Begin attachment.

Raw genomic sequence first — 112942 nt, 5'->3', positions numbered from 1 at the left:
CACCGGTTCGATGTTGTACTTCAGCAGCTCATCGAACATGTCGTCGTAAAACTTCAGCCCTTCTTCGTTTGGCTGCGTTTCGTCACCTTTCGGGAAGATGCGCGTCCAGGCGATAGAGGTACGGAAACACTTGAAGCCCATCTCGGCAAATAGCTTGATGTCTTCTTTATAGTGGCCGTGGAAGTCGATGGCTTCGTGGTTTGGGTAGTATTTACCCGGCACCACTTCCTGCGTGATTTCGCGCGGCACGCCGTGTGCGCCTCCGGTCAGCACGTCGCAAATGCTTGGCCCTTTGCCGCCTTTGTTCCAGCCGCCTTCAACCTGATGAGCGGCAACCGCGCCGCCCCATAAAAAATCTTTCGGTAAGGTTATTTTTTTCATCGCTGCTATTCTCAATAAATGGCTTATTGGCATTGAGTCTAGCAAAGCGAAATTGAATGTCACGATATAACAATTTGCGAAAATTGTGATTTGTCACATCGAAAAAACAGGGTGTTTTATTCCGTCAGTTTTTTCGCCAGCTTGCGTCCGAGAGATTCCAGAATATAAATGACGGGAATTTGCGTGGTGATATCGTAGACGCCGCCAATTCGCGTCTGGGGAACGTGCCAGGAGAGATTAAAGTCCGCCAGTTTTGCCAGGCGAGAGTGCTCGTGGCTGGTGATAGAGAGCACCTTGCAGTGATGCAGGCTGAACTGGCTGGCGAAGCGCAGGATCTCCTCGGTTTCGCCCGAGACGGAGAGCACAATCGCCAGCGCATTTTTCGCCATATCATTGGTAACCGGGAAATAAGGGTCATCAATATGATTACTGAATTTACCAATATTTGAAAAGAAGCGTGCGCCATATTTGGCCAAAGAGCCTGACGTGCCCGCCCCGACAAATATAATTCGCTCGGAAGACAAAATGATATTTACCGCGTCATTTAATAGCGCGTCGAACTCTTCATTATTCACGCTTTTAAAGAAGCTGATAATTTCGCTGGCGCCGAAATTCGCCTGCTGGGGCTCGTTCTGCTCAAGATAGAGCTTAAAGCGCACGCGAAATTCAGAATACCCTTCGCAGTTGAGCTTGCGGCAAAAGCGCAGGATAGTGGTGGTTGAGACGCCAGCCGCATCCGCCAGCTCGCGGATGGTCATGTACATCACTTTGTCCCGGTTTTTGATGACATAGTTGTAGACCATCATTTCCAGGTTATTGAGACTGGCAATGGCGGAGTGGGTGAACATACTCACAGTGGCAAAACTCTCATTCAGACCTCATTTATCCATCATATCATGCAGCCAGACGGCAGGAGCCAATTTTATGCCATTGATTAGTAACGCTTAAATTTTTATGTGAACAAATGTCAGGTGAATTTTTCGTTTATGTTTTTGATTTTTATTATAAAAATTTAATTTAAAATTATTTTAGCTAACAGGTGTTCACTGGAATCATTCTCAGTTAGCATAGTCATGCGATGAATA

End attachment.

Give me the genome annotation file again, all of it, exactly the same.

Raw genomic sequence first — 112942 nt, 5'->3', positions numbered from 1 at the left:
CACCGGTTCGATGTTGTACTTCAGCAGCTCATCGAACATGTCGTCGTAAAACTTCAGCCCTTCTTCGTTTGGCTGCGTTTCGTCACCTTTCGGGAAGATGCGCGTCCAGGCGATAGAGGTACGGAAACACTTGAAGCCCATCTCGGCAAATAGCTTGATGTCTTCTTTATAGTGGCCGTGGAAGTCGATGGCTTCGTGGTTTGGGTAGTATTTACCCGGCACCACTTCCTGCGTGATTTCGCGCGGCACGCCGTGTGCGCCTCCGGTCAGCACGTCGCAAATGCTTGGCCCTTTGCCGCCTTTGTTCCAGCCGCCTTCAACCTGATGAGCGGCAACCGCGCCGCCCCATAAAAAATCTTTCGGTAAGGTTATTTTTTTCATCGCTGCTATTCTCAATAAATGGCTTATTGGCATTGAGTCTAGCAAAGCGAAATTGAATGTCACGATATAACAATTTGCGAAAATTGTGATTTGTCACATCGAAAAAACAGGGTGTTTTATTCCGTCAGTTTTTTCGCCAGCTTGCGTCCGAGAGATTCCAGAATATAAATGACGGGAATTTGCGTGGTGATATCGTAGACGCCGCCAATTCGCGTCTGGGGAACGTGCCAGGAGAGATTAAAGTCCGCCAGTTTTGCCAGGCGAGAGTGCTCGTGGCTGGTGATAGAGAGCACCTTGCAGTGATGCAGGCTGAACTGGCTGGCGAAGCGCAGGATCTCCTCGGTTTCGCCCGAGACGGAGAGCACAATCGCCAGCGCATTTTTCGCCATATCATTGGTAACCGGGAAATAAGGGTCATCAATATGATTACTGAATTTACCAATATTTGAAAAGAAGCGTGCGCCATATTTGGCCAAAGAGCCTGACGTGCCCGCCCCGACAAATATAATTCGCTCGGAAGACAAAATGATATTTACCGCGTCATTTAATAGCGCGTCGAACTCTTCATTATTCACGCTTTTAAAGAAGCTGATAATTTCGCTGGCGCCGAAATTCGCCTGCTGGGGCTCGTTCTGCTCAAGATAGAGCTTAAAGCGCACGCGAAATTCAGAATACCCTTCGCAGTTGAGCTTGCGGCAAAAGCGCAGGATAGTGGTGGTTGAGACGCCAGCCGCATCCGCCAGCTCGCGGATGGTCATGTACATCACTTTGTCCCGGTTTTTGATGACATAGTTGTAGACCATCATTTCCAGGTTATTGAGACTGGCAATGGCGGAGTGGGTGAACATACTCACAGTGGCAAAACTCTCATTCAGACCTCATTTATCCATCATATCATGCAGCCAGACGGCAGGAGCCAATTTTATGCCATTGATTAGTAACGCTTAAATTTTTATGTGAACAAATGTCAGGTGAATTTTTCGTTTATGTTTTTGATTTTTATTATAAAAATTTAATTTAAAATTATTTTAGCTAACAGGTGTTCACTGGAATCATTCTCAGTTAGCATAGTCATGCGATGAATA